Global Mobile Lessons from Localization World

Last week Adobe participated in the Localization World conference on the edge of Seattle’s busy harbor. Passing ferrry boats and container ships were unable to divert the attendees attention from dozens of relevant and compelling presentations on the latest challenges facing anyone who wants to make their content go global. Although the conference’s focus was translation and localization, nearly all of the workflows and processes discussed are still relevant to customers working in only one language.

Although the LocWorld conference had specific tracks on Content Strategies and Mobility, questions regarding tablets and mobile devices arose during all of the sessions I attended. This blog touches on highlights from a few sessions I was able to attend, as well as my own presentation on rethinking mobile content.

The Mobile World and the Future of Localization

This panel proved to be one of the most lively sessions at the conference, with a highly engaged audience who submitted focused questions about urgent new issues. The panel consisted of Jörg Bott (Microsoft), Mark Flanagan (VistaTEC), Ghassan Haddad (Facebook), Rahul Kumar (Cisco Systems), and Bill Sullivan (IBM).

Jörg Bott of Microsoft (far left in the group photo below) discussed many of the visual filtering issues that Microsoft had to go through to choose appropriate “tile” icons for Windows 8 that would prove effective on tablets and mobile phones as well as laptops. The significance of users’ waning reliance on mouse clicks and increasing usage of screen/finger swipes was extensively discussed.


Several unanswered issues around eBooks and tablet devices were addressed and discussed in great detail:

Obviously, no one has all of the answers to these relevant questions. Attending this session made me aware of how many business-critical issues around tablets and mobile devices are not being addressed. You may have noticed how most advertisements and promotions for the latest iPad of Kindle Fire focus on a collage of best-seller fiction books, movies and TV series. Obviously there are more challenging solutions yet to be finalized in terms of how businesses would deliver an “audit trail” if their entire teams were tablet only, with no email.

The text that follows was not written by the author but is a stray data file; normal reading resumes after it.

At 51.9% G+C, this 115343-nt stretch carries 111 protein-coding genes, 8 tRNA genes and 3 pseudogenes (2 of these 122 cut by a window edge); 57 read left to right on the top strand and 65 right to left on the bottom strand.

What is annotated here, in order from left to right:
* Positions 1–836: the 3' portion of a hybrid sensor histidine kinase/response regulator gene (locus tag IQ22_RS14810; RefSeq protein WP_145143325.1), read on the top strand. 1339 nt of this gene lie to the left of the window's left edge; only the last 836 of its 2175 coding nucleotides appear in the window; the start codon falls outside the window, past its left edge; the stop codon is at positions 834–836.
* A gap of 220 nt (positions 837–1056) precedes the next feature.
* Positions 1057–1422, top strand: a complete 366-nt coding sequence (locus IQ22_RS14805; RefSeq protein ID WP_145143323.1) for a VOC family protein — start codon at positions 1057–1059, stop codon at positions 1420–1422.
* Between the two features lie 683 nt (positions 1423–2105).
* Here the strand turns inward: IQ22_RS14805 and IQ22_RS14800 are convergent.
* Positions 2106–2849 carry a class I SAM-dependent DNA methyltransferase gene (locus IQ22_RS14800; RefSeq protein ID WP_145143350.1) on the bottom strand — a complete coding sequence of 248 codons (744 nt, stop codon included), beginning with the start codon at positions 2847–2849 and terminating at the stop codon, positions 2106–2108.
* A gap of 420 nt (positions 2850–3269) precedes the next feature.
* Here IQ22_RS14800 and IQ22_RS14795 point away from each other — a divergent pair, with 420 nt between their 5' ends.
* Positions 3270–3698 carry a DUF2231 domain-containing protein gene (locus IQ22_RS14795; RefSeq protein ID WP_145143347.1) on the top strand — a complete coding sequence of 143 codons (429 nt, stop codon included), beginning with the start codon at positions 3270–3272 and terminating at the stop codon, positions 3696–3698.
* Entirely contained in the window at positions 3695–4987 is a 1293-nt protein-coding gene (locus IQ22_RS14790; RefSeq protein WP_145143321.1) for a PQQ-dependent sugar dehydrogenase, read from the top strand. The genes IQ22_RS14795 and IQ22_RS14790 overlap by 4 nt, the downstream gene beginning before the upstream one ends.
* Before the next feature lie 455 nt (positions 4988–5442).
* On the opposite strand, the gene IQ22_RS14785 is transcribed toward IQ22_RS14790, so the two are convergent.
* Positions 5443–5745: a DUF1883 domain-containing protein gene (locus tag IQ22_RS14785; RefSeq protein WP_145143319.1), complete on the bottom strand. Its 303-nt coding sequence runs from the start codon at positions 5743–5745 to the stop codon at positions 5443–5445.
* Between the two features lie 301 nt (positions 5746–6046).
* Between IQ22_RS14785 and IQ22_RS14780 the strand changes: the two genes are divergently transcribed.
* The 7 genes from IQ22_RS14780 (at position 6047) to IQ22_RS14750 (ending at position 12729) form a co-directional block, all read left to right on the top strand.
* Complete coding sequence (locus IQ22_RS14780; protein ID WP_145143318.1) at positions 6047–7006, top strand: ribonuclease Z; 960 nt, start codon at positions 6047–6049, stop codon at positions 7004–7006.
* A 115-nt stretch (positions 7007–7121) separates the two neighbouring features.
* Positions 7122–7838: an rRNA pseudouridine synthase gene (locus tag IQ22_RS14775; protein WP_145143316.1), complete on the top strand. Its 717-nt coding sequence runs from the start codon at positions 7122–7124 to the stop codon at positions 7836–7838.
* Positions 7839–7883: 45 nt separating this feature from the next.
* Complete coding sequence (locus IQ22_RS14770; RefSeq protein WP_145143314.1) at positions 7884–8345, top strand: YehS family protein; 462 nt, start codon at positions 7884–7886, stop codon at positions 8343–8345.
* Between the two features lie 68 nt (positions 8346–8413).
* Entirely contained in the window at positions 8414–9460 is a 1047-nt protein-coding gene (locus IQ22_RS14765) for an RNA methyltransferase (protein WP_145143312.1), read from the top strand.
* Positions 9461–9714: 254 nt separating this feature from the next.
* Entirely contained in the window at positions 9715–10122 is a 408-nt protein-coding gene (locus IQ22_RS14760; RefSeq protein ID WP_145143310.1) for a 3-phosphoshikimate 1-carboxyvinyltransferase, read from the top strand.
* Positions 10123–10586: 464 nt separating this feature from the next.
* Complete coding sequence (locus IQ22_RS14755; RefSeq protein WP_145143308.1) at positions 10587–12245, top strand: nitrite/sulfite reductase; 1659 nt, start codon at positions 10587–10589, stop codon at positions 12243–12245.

Dynamic Language Delivery for Mobile Applications

Another speaker from Adobe, Dirk Meyer (Senior Program Manager, Globalization) presented a fascinating overview and live demonstration of some internal tools developed by Adobe that can dynamically update language in the UI of mobile applications.

Dirk made it clear that these tools are not intended to become commercial competitors to well-established language translation tools.

The concept and SW architecture was quite unique, allowing Dirk to change a few buttons to Polish, have the change published through a remote server in another city, and have his cloud-based application update “live” when refreshed.

Think Mobile, Go Global: Writing Strategically for the Small Screen

My own presentation covered a familiar theme: when confronted with new technology, we humans tend to carry old habits, skills and methods into a new Era that may no longer be effective. Early USA television content turned back to vaudeville to rediscover new stars (they were popular for about 2 years), when Help websites were new, some companies tried to simply convert entire 400 page manuals, assuming that internet visitors had the same attention span as readers of paper and PDF.

Although there are powerful tools, like Adobe’s Technical Communication Suite 4, which can swiftly publish legacy content multiscreen HTML5 for tablets, some content manipulation is required:

Issues around mobile devices continue to grow

Localization World was an enriching and highly worthwhile conference. Due to the growing importance of publishing to mobile devices, many issues related to localization that once seemed esoteric, have now gone mainstream. The language translation industry has dealt with simplified English, reduced word count, and limits on screen real estate in SW user interface for years. All of these issues have become relevant to mobile and tablet publishing.